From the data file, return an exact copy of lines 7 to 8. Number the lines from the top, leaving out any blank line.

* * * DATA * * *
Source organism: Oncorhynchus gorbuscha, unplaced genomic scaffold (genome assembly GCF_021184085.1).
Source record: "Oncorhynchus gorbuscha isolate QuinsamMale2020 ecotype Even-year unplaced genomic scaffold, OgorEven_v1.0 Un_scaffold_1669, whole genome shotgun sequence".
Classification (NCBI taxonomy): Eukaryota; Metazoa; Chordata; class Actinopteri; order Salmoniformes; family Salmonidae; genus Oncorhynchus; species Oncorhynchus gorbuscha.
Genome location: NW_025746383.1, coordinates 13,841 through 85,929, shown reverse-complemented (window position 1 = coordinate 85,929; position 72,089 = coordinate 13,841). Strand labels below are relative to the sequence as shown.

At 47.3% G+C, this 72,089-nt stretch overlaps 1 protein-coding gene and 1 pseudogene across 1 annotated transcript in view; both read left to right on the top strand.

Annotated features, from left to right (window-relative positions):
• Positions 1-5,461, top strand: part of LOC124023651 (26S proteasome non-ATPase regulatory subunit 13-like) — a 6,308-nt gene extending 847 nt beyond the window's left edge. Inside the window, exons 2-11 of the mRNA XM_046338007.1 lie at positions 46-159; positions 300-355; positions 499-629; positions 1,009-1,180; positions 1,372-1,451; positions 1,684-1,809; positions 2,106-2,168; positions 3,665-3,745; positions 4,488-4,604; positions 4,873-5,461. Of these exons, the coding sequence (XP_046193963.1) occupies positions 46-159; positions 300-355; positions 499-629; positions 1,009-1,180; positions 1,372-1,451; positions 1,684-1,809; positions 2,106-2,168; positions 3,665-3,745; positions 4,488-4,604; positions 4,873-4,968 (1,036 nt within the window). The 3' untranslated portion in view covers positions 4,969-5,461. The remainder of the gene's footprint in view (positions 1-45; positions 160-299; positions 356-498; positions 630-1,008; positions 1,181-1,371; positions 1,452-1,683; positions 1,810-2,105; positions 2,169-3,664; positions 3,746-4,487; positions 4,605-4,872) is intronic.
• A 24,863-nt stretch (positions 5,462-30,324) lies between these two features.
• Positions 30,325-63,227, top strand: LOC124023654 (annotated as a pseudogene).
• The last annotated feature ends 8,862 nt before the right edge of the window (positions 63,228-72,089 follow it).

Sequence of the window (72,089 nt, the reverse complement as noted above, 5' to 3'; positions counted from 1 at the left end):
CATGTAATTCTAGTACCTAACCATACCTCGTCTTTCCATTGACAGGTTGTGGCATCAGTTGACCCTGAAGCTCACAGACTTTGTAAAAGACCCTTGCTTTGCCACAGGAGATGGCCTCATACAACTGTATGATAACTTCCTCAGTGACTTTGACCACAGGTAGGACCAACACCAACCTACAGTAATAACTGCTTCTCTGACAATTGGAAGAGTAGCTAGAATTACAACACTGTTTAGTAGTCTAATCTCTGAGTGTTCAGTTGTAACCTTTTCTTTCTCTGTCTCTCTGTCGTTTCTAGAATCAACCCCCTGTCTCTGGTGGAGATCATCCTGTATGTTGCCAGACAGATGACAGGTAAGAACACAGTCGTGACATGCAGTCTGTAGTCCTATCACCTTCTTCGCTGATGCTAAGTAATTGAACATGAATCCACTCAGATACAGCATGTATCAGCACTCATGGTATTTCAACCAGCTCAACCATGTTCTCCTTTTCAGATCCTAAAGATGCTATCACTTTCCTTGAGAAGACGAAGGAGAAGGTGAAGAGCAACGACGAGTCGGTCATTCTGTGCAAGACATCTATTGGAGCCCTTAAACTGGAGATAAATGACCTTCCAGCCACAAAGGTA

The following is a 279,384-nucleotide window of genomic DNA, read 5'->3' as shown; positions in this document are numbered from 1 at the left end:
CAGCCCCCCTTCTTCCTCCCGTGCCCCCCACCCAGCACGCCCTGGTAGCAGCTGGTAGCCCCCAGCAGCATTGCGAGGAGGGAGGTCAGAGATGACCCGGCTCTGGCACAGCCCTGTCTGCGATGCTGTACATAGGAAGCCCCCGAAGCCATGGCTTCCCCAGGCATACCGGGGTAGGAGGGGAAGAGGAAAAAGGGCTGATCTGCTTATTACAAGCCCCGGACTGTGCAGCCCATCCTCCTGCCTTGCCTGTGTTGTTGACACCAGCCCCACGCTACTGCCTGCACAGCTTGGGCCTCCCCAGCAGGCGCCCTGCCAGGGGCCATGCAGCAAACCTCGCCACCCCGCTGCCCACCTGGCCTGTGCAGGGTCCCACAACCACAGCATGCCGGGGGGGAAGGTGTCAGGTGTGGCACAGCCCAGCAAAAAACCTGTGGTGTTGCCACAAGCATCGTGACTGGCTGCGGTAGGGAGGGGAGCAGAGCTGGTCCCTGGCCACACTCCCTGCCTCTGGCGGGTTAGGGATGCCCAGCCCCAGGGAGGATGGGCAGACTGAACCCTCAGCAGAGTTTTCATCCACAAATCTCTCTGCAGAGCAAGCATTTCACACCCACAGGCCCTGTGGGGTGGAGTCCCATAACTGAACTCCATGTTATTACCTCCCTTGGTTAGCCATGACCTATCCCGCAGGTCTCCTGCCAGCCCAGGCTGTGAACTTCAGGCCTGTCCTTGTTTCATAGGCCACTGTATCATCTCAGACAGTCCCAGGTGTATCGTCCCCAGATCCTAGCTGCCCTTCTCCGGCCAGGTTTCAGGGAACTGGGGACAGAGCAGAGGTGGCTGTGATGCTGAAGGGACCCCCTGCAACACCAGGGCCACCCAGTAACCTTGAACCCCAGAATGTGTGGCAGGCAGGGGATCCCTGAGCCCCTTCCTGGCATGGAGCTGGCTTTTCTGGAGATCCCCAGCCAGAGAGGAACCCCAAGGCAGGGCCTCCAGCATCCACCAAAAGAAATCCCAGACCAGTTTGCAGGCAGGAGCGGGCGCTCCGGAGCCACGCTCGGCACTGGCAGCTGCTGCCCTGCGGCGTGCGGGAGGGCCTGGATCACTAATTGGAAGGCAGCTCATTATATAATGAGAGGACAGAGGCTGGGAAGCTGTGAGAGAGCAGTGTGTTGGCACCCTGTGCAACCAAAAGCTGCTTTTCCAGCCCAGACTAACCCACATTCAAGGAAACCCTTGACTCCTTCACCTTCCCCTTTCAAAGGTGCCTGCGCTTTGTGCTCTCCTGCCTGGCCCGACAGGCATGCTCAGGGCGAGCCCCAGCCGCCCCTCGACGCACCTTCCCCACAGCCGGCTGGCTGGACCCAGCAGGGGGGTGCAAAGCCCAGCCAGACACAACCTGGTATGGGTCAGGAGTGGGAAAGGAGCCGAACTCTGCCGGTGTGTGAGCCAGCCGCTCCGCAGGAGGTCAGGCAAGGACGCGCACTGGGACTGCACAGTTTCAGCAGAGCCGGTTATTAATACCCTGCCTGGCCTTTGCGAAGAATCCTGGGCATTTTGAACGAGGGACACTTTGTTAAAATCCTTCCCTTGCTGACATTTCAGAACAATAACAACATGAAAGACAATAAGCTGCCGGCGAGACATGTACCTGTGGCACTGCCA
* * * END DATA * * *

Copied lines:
• Positions 1-5,461, top strand: part of LOC124023651 (26S proteasome non-ATPase regulatory subunit 13-like) — a 6,308-nt gene extending 847 nt beyond the window's left edge. Inside the window, exons 2-11 of the mRNA XM_046338007.1 lie at positions 46-159; positions 300-355; positions 499-629; positions 1,009-1,180; positions 1,372-1,451; positions 1,684-1,809; positions 2,106-2,168; positions 3,665-3,745; positions 4,488-4,604; positions 4,873-5,461. Of these exons, the coding sequence (XP_046193963.1) occupies positions 46-159; positions 300-355; positions 499-629; positions 1,009-1,180; positions 1,372-1,451; positions 1,684-1,809; positions 2,106-2,168; positions 3,665-3,745; positions 4,488-4,604; positions 4,873-4,968 (1,036 nt within the window). The 3' untranslated portion in view covers positions 4,969-5,461. The remainder of the gene's footprint in view (positions 1-45; positions 160-299; positions 356-498; positions 630-1,008; positions 1,181-1,371; positions 1,452-1,683; positions 1,810-2,105; positions 2,169-3,664; positions 3,746-4,487; positions 4,605-4,872) is intronic.
• A 24,863-nt stretch (positions 5,462-30,324) lies between these two features.